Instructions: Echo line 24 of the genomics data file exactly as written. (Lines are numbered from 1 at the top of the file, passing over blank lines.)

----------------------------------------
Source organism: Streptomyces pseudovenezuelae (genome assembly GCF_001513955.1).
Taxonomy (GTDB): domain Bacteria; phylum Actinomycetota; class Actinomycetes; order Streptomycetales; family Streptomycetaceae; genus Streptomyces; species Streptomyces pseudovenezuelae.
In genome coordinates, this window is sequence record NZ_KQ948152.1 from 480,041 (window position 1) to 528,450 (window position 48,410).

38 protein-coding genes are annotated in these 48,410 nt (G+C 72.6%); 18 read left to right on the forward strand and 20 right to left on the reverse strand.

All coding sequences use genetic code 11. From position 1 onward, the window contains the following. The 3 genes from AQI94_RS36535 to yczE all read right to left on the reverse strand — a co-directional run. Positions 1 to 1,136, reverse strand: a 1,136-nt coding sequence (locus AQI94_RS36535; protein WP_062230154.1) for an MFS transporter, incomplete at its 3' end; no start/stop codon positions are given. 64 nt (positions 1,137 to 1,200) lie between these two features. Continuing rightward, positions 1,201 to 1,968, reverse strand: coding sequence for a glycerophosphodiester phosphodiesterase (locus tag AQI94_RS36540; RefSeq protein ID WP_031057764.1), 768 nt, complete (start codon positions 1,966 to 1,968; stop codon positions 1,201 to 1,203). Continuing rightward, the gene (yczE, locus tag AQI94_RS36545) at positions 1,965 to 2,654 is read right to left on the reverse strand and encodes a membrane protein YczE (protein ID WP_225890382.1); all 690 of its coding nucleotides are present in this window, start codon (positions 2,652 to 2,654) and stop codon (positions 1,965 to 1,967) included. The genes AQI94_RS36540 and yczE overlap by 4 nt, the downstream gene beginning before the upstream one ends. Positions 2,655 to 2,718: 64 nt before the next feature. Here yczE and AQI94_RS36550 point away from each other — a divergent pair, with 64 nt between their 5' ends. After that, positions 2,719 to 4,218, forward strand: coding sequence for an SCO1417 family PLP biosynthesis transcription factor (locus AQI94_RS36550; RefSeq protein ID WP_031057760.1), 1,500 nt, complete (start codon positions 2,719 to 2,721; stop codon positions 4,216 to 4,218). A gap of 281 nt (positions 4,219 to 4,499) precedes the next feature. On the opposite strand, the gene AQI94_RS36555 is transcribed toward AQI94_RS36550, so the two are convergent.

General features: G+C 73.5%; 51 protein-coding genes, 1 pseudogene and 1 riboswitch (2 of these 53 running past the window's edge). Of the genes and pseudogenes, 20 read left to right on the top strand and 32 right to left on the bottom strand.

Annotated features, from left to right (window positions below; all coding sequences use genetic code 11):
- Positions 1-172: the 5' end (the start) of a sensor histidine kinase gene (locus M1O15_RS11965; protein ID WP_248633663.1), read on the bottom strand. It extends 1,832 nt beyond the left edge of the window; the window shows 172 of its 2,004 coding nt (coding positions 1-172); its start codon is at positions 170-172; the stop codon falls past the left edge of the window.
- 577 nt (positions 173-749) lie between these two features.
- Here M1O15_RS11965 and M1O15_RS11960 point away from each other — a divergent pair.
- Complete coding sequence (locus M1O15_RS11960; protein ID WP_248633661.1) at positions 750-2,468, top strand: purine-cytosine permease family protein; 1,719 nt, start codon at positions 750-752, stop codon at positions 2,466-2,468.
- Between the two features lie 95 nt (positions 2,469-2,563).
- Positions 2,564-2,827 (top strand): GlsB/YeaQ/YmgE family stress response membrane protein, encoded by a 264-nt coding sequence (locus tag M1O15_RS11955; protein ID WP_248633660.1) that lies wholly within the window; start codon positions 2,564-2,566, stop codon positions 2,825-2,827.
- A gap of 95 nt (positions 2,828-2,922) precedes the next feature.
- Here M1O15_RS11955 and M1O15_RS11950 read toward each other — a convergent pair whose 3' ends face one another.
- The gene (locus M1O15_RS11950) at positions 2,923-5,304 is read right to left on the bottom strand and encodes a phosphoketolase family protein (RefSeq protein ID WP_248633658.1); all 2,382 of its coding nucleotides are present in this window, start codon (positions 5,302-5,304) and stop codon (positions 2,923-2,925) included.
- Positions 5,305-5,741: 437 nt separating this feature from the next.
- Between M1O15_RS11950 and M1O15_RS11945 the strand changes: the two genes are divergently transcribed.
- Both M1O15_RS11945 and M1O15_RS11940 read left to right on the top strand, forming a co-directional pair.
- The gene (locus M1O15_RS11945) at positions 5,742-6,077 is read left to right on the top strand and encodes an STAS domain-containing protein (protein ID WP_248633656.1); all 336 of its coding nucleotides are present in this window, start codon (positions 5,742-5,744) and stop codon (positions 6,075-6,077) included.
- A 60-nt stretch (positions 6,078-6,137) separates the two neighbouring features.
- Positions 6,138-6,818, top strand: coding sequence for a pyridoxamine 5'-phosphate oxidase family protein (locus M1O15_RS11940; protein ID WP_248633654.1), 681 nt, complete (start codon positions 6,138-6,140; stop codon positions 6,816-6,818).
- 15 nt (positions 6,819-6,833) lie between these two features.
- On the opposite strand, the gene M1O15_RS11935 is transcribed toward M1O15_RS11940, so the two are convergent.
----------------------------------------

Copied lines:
- On the opposite strand, the gene M1O15_RS11935 is transcribed toward M1O15_RS11940, so the two are convergent.